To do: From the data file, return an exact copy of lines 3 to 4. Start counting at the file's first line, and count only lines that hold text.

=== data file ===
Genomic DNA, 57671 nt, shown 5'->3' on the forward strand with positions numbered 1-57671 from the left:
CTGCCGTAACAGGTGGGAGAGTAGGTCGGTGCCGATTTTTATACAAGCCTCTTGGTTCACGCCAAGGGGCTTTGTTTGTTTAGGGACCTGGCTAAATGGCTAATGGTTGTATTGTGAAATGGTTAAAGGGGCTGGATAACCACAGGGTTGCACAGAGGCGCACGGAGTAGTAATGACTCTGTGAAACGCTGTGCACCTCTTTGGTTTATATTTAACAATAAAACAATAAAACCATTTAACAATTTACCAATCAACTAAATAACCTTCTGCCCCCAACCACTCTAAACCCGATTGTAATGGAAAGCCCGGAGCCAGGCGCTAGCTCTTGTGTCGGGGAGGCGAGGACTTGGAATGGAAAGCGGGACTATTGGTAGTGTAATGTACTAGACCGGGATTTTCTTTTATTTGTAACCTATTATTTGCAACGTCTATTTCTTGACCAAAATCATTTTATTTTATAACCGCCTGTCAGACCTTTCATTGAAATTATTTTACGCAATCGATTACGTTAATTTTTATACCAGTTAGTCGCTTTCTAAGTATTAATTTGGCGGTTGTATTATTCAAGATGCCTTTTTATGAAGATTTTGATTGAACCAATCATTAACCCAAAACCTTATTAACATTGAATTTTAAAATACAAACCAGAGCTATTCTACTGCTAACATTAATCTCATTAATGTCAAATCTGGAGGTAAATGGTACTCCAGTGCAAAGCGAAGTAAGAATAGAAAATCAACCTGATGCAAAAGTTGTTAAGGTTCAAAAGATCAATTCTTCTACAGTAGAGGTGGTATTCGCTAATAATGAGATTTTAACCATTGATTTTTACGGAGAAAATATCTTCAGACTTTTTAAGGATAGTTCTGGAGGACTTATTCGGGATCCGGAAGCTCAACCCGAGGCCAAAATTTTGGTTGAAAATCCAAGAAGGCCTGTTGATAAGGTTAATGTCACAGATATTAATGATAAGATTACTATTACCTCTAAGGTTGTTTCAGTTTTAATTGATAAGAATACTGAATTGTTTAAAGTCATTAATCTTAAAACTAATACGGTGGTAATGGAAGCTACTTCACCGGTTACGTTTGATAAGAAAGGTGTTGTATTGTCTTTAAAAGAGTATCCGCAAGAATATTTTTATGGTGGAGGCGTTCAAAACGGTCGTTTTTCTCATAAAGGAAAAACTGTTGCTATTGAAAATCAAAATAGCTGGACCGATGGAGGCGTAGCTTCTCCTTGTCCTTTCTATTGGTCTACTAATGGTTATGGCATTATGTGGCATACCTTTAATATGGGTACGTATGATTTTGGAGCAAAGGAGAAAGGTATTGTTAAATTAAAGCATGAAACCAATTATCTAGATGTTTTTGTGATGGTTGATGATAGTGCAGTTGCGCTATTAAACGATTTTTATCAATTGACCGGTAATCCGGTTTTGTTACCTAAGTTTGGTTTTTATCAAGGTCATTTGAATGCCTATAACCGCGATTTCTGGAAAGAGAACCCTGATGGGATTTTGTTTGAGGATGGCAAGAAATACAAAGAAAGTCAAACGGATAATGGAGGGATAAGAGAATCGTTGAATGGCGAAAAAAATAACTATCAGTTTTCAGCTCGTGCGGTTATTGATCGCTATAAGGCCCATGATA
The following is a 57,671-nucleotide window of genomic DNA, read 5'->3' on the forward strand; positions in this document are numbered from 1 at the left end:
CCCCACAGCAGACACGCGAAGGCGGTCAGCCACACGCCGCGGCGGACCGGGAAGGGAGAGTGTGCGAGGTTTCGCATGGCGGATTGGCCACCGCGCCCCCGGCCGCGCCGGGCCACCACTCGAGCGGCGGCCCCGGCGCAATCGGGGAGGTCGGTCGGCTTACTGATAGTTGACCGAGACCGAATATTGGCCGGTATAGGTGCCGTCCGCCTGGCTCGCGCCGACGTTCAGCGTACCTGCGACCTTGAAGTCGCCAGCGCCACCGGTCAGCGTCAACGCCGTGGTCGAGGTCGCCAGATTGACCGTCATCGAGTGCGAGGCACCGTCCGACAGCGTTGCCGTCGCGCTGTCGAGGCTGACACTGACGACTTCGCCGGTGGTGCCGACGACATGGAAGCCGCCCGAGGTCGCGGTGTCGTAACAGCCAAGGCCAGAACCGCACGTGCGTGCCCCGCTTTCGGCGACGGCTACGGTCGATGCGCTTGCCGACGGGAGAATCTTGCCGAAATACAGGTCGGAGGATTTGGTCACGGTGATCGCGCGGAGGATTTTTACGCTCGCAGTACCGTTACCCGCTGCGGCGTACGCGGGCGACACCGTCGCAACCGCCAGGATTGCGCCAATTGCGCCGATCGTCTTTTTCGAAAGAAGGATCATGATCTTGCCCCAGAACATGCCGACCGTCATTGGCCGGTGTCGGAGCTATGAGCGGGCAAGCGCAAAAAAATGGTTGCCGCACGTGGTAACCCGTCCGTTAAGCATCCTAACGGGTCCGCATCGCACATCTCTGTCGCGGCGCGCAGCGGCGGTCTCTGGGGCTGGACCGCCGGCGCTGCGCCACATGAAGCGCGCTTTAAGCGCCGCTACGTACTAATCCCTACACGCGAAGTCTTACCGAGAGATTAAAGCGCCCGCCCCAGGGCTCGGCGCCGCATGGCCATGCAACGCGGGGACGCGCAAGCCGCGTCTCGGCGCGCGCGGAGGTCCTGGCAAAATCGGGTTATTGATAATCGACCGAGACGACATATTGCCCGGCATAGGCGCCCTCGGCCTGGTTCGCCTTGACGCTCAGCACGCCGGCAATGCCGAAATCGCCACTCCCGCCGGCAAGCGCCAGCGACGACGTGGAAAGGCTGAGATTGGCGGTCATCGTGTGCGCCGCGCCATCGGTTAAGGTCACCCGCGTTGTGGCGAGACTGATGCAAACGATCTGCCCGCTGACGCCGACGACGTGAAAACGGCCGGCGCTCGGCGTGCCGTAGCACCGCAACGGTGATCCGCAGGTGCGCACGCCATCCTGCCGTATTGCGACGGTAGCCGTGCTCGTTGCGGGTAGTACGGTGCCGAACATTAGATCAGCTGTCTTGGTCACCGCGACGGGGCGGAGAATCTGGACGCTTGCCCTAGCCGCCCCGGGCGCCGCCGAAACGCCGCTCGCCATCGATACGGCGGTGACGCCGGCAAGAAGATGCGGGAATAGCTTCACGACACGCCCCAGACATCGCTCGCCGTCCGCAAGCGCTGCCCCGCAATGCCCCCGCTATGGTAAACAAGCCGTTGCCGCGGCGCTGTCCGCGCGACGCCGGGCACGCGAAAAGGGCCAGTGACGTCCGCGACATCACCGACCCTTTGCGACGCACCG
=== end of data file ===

The following is a 57,671-nucleotide window of genomic DNA, read 5'->3' on the forward strand; positions in this document are numbered from 1 at the left end:
CCCCACAGCAGACACGCGAAGGCGGTCAGCCACACGCCGCGGCGGACCGGGAAGGGAGAGTGTGCGAGGTTTCGCATGGCGGATTGGCCACCGCGCCCCCGGCCGCGCCGGGCCACCACTCGAGCGGCGGCCCCGGCGCAATCGGGGAGGTCGGTCGGCTTACTGATAGTTGACCGAGACCGAATATTGGCCGGTATAGGTGCCGTCCGCCTGGCTCGCGCCGACGTTCAGCGTACCTGCGACCTTGAAGTCGCCAGCGCCACCGGTCAGCGTCAACGCCGTGGTCGAGGTCGCCAGATTGACCGTCATCGAGTGCGAGGCACCGTCCGACAGCGTTGCCGTCGCGCTGTCGAGGCTGACACTGACGACTTCGCCGGTGGTGCCGACGACATGGAAGCCGCCCGAGGTCGCGGTGTCGTAACAGCCAAGGCCAGAACCGCACGTGCGTGCCCCGCTTTCGGCGACGGCTACGGTCGATGCGCTTGCCGACGGGAGAATCTTGCCGAAATACAGGTCGGAGGATTTGGTCACGGTGATCGCGCGGAGGATTTTTACGCTCGCAGTACCGTTACCCGCTGCGGCGTACGCGGGCGACACCGTCGCAACCGCCAGGATTGCGCCAATTGCGCCGATCGTCTTTTTCGAAAGAAGGATCATGATCTTGCCCCAGAACATGCCGACCGTCATTGGCCGGTGTCGGAGCTATGAGCGGGCAAGCGCAAAAAAATGGTTGCCGCACGTGGTAACCCGTCCGTTAAGCATCCTAACGGGTCCGCATCGCACATCTCTGTCGCGGCGCGCAGCGGCGGTCTCTGGGGCTGGACCGCCGGCGCTGCGCCACATGAAGCGCGCTTTAAGCGCCGCTACGTACTAATCCCTACACGCGAAGTCTTACCGAGAGATTAAAGCGCCCGCCCCAGGGCTCGGCGCCGCATGGCCATGCAACGCGGGGACGCGCAAGCCGCGTCTCGGCGCGCGCGGAGGTCCTGGCAAAATCGGGTTATTGATAATCGACCGAGACGACATATTGCCCGGCATAGGCGCCCTCGGCCTGGTTCGCCTTGACGCTCAGCACGCCGGCAATGCCGAAATCGCCACTCCCGCCGGCAAGCGCCAGCGACGACGTGGAAAGGCTGAGATTGGCGGTCATCGTGTGCGCCGCGCCATCGGTTAAGGTCACCCGCGTTGTGGCGAGACTGATGCAAACGATCTGCCCGCTGACGCCGACGACGTGAAAACGGCCGGCGCTCGGCGTGCCGTAGCACCGCAACGGTGATCCGCAGGTGCGCACGCCATCCTGCCGTATTGCGACGGTAGCCGTGCTCGTTGCGGGTAGTACGGTGCCGAACATTAGATCAGCTGTCTTGGTCACCGCGACGGGGCGGAGAATCTGGACGCTTGCCCTAGCCGCCCCGGGCGCCGCCGAAACGCCGCTCGCCATCGATACGGCGGTGACGCCGGCAAGAAGATGCGGGAATAGCTTCACGACACGCCCCAGACATCGCTCGCCGTCCGCAAGCGCTGCCCCGCAATGCCCCCGCTATGGTAAACAAGCCGTTGCCGCGGCGCTGTCCGCGCGACGCCGGGCACGCGAAAAGGGCCAGTGACGTCCGCGACATCACCGACCCTTTGCGACGCACCG